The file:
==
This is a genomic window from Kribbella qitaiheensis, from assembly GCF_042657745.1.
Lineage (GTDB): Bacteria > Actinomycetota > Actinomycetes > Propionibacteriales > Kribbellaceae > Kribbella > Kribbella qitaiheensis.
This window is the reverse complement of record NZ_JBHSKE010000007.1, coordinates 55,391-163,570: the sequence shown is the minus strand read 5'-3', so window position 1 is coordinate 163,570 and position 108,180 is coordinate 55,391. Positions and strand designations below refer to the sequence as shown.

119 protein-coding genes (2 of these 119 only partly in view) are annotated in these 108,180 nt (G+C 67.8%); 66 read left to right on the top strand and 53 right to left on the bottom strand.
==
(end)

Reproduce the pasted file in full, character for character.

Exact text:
This is a genomic window from Kribbella qitaiheensis, from assembly GCF_042657745.1.
Lineage (GTDB): Bacteria > Actinomycetota > Actinomycetes > Propionibacteriales > Kribbellaceae > Kribbella > Kribbella qitaiheensis.
This window is the reverse complement of record NZ_JBHSKE010000007.1, coordinates 55,391-163,570: the sequence shown is the minus strand read 5'-3', so window position 1 is coordinate 163,570 and position 108,180 is coordinate 55,391. Positions and strand designations below refer to the sequence as shown.

119 protein-coding genes (2 of these 119 only partly in view) are annotated in these 108,180 nt (G+C 67.8%); 66 read left to right on the top strand and 53 right to left on the bottom strand.